Think of your traditional office environment, and it’s not hard to come up with some standard fitness initiatives employers put into play. There are step challenges to see who can log the most miles in a week, for example, or that company-wide weight loss program to combat the dreaded holiday bloat. But what about the stuff that happens “above the eyebrows?” Is mental wellness something employers should focus on?
“There’s no health without mental health,” says Rosangela Berbert, executive director of Samaritan Counseling Center of the Fox Valley Inc. “The workplaces that are really concerned about employee wellness have to begin to look at mental wellness, too.”
Aside from being a kind and conscientious employer, there are numerous drivers behind emphasizing mental wellness in the workplace.
“More and more employers are realizing that productivity is impacted by mental health issues. For example, depressed workers missed an average of 4.8 workdays in a three-month period, and have over 11 days of reduced productivity,” says Rebecca Fairman, executive director of Connections for Mental Wellness, a community-wide initiative and partnership that addresses mental health needs in Brown County.
Those who subscribe to the more traditional philosophy that a job is just a job might be quick to refute the concept that it’s an employer’s duty to promote the health and happiness of employees. However, experts assert that mental wellness is something that simply can’t be ignored.
“Show me the box outside the company’s door where the employees drop their problems before they walk in. They don’t,” says Steve Baue, president and owner of ERC: Counselors and Consultants, which administers Employee Assistance Programs for some 300 companies. “If you think that outside life or even work issues aren’t impacting productivity, safety, quality, absenteeism and all of that, then you are missing a big tool for your business.”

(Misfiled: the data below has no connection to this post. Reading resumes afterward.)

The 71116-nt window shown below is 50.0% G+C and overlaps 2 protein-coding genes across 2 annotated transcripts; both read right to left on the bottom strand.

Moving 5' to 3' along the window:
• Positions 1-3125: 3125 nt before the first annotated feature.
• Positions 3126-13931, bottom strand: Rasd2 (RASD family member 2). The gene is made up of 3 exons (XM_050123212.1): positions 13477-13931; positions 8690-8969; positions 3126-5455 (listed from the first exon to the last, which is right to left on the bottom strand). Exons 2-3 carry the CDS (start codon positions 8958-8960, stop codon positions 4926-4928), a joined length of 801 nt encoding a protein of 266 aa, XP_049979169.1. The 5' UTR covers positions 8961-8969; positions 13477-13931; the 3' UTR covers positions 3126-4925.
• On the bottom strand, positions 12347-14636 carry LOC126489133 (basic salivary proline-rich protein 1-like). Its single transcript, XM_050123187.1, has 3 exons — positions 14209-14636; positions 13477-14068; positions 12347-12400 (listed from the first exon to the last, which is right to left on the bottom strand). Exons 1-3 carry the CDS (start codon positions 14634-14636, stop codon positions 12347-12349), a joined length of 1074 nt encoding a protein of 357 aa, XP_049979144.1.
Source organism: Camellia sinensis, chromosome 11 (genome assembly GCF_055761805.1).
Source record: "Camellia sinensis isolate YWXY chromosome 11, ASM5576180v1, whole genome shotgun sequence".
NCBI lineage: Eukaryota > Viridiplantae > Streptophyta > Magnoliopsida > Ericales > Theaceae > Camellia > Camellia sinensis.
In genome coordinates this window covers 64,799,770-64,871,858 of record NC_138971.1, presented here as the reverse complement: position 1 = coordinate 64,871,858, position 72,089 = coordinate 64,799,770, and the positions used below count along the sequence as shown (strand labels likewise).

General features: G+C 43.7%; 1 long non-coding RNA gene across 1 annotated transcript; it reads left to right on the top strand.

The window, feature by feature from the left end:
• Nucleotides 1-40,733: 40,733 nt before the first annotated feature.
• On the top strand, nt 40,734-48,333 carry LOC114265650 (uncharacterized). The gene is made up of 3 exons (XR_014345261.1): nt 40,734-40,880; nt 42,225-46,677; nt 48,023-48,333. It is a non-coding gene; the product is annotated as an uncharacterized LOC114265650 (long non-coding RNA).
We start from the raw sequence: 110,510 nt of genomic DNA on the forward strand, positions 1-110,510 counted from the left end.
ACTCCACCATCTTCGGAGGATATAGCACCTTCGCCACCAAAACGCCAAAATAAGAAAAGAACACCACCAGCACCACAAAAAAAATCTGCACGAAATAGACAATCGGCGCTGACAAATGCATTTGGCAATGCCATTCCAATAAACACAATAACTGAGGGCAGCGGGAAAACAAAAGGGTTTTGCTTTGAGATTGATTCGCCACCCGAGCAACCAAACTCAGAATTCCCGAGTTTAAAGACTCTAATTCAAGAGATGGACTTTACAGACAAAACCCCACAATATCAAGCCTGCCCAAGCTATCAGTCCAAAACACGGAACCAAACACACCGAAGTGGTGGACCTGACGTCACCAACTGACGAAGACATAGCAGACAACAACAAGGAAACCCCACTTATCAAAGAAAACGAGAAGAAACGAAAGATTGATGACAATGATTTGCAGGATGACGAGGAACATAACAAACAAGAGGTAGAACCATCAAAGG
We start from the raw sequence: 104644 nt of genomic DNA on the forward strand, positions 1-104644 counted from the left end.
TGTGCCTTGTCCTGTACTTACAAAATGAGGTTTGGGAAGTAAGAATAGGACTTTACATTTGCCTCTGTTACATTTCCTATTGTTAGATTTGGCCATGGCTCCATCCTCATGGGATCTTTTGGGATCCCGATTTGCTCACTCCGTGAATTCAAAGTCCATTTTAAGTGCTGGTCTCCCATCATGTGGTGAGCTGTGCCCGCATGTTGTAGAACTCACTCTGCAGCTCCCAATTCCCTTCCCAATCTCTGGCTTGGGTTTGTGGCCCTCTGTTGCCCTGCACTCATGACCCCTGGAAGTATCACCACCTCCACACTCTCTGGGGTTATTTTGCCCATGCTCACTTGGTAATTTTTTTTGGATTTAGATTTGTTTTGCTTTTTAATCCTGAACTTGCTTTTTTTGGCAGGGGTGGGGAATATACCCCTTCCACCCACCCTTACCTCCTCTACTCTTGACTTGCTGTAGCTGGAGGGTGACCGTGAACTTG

More area employers are subscribing to that philosophy, which means employee mental wellness is becoming a growing point of emphasis among companies.
“This is absolutely on the rise,” says Ryan Good, president and CEO of Foundations Health and Wholeness and chair of Connections for Mental Wellness’ workplace wellness group.
“Through this workplace wellness group, we did a survey of Brown County employers. Eighty-eight percent of them report that mental wellness is something that they feel some ownership in.”
Ownership is just the first step. Employers who are truly invested in the mental wellness of employees need to take action. Many are.
Initiatives range from somewhat simple and straightforward to more complex and intensive. Many experts assert that evaluating any existing EAP services and verifying what they offer is the best place to start. If an EAP isn’talready in place, establishing one is an effective way to demonstrate that care and consideration to employees.
“We actively promote face-to-face counseling,” Baue says.
For that reason, ERC’s systems and offices are set up to protect and prioritize the confidentiality of the employees they work with. For example, ERC’s scheduling system does not allow for two employees from the same company to be scheduled at the same time.
Employers may also evaluate any existing policies and insurance plans to ensure they’re being inclusive of mental wellness.
“Does that insurance provide good coverage for mental wellness?” Berbert says. “Do your policies allow for personal time when employees need to address their own mental wellness?”
Additionally, for companies that want to foster a culture of support and reduce the stigma associated with mental wellness, transparency and open communication are key.
This can include honest discussions, leaders who are willing to be vulnerable about their own mental health issues and providing resources for employees who might require them.
“Training supervisory staff, human resources staff, and really anyone in the organization can be helpful, even just knowing the resources in the community and where to refer an individual within your organization who’s struggling,” Good says. “What places take the insurance provided by the organization?”
Ultimately, it all comes down to cultivating an environment where employees feel comfortable and supported in addressing mental wellness concerns that crop up when life and work getstressful.
“Mental health issues such as stress, anxiety, depression and other conditions are routinely listed as top concerns in employee health surveys,” Fairman says.
ERC, which puts together a top 10 list of employee stressors each year, echoes some of those concerns. “This year, No. 1 and 2 are marriage and family,” Baue says. “That’s almost 60 percent of our sessions. No. 3 and 4 are anxiety and depression.”
ERC’s counselors also see clients for issues that are more directly related to the work environment, and job stress and co-worker relationships occupy spaces on that top 10 list.
While many might still consider mental health a taboo topic for the workplace, experts say it’s something employers must not ignore.
“For most companies, their employees are the biggest asset that they have,” Berbert says. “If you don’t care for your biggest asset, your bottom line is bound to suffer.”